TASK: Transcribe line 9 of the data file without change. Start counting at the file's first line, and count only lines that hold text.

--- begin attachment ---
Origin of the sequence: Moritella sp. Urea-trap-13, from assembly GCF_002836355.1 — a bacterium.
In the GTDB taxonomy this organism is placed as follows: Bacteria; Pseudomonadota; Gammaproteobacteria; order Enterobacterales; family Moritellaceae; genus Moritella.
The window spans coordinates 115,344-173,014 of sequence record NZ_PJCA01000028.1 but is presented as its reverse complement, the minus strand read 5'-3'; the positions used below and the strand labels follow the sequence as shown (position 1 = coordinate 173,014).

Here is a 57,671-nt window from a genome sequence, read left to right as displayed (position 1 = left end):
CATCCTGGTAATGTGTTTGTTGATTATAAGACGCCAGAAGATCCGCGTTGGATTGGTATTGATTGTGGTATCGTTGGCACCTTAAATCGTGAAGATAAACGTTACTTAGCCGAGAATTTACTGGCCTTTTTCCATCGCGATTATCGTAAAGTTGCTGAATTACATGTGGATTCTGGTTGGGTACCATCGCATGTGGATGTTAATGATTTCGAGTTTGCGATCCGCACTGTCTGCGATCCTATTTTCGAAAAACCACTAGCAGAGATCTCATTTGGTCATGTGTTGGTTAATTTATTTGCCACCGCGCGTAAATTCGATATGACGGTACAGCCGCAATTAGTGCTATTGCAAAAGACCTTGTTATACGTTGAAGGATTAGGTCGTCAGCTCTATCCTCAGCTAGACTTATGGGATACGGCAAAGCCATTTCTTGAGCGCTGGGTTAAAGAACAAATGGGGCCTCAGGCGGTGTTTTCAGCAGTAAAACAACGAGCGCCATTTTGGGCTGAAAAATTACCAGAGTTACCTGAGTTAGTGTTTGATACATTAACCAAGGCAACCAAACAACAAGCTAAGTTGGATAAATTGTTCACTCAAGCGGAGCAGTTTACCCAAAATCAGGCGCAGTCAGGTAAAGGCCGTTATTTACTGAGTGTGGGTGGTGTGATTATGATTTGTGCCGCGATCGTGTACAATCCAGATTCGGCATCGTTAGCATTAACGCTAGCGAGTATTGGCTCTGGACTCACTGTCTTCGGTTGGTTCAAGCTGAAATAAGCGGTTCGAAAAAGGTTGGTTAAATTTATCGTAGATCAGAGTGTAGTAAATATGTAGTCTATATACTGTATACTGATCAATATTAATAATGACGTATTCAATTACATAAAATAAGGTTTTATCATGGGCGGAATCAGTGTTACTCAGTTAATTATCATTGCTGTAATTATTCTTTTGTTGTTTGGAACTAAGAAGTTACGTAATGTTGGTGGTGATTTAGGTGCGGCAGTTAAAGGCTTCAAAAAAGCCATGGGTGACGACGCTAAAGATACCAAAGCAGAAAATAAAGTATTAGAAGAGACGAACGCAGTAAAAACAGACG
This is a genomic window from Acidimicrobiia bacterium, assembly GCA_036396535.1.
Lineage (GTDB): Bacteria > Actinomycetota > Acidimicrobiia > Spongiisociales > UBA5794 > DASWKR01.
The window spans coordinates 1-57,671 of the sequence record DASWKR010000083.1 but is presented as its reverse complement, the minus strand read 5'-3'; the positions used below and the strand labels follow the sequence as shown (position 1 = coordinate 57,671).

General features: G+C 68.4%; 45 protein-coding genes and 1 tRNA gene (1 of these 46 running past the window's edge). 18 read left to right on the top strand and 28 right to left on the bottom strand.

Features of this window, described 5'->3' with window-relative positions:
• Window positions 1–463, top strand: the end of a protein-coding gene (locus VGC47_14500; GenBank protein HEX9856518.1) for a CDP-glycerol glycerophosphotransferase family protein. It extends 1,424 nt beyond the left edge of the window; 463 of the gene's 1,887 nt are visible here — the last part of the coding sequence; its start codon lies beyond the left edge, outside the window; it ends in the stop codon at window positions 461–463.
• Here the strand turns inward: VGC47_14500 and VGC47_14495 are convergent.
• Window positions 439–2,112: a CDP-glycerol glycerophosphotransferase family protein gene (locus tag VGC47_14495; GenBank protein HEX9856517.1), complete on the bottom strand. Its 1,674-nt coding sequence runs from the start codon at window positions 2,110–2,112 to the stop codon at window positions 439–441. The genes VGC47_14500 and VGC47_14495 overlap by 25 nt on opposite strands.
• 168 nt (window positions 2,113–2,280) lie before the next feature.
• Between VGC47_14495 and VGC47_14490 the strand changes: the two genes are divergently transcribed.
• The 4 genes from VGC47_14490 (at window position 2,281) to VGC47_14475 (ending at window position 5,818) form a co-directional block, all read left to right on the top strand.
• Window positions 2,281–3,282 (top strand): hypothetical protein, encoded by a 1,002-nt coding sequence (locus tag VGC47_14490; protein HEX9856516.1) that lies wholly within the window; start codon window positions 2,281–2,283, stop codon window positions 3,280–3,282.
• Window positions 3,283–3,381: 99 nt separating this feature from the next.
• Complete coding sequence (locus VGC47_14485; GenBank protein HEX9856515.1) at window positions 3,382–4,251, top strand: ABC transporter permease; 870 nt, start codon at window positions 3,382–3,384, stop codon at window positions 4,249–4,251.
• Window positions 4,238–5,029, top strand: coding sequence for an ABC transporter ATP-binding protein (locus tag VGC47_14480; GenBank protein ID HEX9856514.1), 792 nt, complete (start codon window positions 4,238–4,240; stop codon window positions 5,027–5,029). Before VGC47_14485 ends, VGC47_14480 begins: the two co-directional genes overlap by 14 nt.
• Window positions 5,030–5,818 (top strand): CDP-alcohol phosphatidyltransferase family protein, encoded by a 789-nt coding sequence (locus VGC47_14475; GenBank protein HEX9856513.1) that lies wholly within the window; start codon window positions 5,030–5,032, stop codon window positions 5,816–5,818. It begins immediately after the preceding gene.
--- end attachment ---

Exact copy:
General features: G+C 68.4%; 45 protein-coding genes and 1 tRNA gene (1 of these 46 running past the window's edge). 18 read left to right on the top strand and 28 right to left on the bottom strand.